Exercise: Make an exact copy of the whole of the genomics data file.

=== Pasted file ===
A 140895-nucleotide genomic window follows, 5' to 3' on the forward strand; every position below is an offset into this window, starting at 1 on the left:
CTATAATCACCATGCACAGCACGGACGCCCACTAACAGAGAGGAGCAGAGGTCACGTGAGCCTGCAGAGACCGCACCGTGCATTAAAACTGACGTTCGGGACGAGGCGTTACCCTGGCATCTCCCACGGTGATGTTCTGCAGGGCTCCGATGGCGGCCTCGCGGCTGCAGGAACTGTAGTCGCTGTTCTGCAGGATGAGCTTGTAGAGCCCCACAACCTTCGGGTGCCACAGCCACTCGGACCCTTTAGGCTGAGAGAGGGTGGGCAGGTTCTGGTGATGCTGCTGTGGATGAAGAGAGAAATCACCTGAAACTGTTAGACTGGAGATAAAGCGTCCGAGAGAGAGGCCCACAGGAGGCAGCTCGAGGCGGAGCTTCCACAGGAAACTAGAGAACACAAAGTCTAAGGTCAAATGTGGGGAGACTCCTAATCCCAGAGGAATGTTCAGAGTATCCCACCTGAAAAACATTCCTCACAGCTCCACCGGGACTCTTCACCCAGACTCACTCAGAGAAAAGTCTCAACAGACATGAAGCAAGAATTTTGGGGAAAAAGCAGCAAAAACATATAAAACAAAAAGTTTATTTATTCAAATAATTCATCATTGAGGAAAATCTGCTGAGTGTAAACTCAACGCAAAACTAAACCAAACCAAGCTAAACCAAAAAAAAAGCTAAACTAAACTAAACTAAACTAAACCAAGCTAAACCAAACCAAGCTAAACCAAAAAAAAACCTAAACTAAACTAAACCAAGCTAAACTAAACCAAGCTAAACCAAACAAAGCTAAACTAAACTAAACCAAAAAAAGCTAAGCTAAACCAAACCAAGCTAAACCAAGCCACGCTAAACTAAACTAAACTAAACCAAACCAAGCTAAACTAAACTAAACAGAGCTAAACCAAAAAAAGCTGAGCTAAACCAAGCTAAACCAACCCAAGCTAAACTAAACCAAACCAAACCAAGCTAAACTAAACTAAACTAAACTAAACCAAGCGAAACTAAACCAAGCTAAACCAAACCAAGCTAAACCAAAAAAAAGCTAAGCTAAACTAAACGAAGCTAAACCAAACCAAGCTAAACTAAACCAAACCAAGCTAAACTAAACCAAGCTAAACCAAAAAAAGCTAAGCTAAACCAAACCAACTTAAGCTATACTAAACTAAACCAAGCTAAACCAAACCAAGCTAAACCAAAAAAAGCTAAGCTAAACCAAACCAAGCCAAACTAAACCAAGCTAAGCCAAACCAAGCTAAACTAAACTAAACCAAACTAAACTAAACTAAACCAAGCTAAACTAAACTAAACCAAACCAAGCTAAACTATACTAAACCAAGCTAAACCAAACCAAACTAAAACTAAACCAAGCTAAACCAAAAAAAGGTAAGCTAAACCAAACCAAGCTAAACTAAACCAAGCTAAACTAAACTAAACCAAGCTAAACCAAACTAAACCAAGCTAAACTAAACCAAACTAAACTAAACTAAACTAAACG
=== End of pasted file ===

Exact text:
A 140895-nucleotide genomic window follows, 5' to 3' on the forward strand; every position below is an offset into this window, starting at 1 on the left:
CTATAATCACCATGCACAGCACGGACGCCCACTAACAGAGAGGAGCAGAGGTCACGTGAGCCTGCAGAGACCGCACCGTGCATTAAAACTGACGTTCGGGACGAGGCGTTACCCTGGCATCTCCCACGGTGATGTTCTGCAGGGCTCCGATGGCGGCCTCGCGGCTGCAGGAACTGTAGTCGCTGTTCTGCAGGATGAGCTTGTAGAGCCCCACAACCTTCGGGTGCCACAGCCACTCGGACCCTTTAGGCTGAGAGAGGGTGGGCAGGTTCTGGTGATGCTGCTGTGGATGAAGAGAGAAATCACCTGAAACTGTTAGACTGGAGATAAAGCGTCCGAGAGAGAGGCCCACAGGAGGCAGCTCGAGGCGGAGCTTCCACAGGAAACTAGAGAACACAAAGTCTAAGGTCAAATGTGGGGAGACTCCTAATCCCAGAGGAATGTTCAGAGTATCCCACCTGAAAAACATTCCTCACAGCTCCACCGGGACTCTTCACCCAGACTCACTCAGAGAAAAGTCTCAACAGACATGAAGCAAGAATTTTGGGGAAAAAGCAGCAAAAACATATAAAACAAAAAGTTTATTTATTCAAATAATTCATCATTGAGGAAAATCTGCTGAGTGTAAACTCAACGCAAAACTAAACCAAACCAAGCTAAACCAAAAAAAAAGCTAAACTAAACTAAACTAAACTAAACCAAGCTAAACCAAACCAAGCTAAACCAAAAAAAAACCTAAACTAAACTAAACCAAGCTAAACTAAACCAAGCTAAACCAAACAAAGCTAAACTAAACTAAACCAAAAAAAGCTAAGCTAAACCAAACCAAGCTAAACCAAGCCACGCTAAACTAAACTAAACTAAACCAAACCAAGCTAAACTAAACTAAACAGAGCTAAACCAAAAAAAGCTGAGCTAAACCAAGCTAAACCAACCCAAGCTAAACTAAACCAAACCAAACCAAGCTAAACTAAACTAAACTAAACTAAACCAAGCGAAACTAAACCAAGCTAAACCAAACCAAGCTAAACCAAAAAAAAGCTAAGCTAAACTAAACGAAGCTAAACCAAACCAAGCTAAACTAAACCAAACCAAGCTAAACTAAACCAAGCTAAACCAAAAAAAGCTAAGCTAAACCAAACCAACTTAAGCTATACTAAACTAAACCAAGCTAAACCAAACCAAGCTAAACCAAAAAAAGCTAAGCTAAACCAAACCAAGCCAAACTAAACCAAGCTAAGCCAAACCAAGCTAAACTAAACTAAACCAAACTAAACTAAACTAAACCAAGCTAAACTAAACTAAACCAAACCAAGCTAAACTATACTAAACCAAGCTAAACCAAACCAAACTAAAACTAAACCAAGCTAAACCAAAAAAAGGTAAGCTAAACCAAACCAAGCTAAACTAAACCAAGCTAAACTAAACTAAACCAAGCTAAACCAAACTAAACCAAGCTAAACTAAACCAAACTAAACTAAACTAAACTAAACG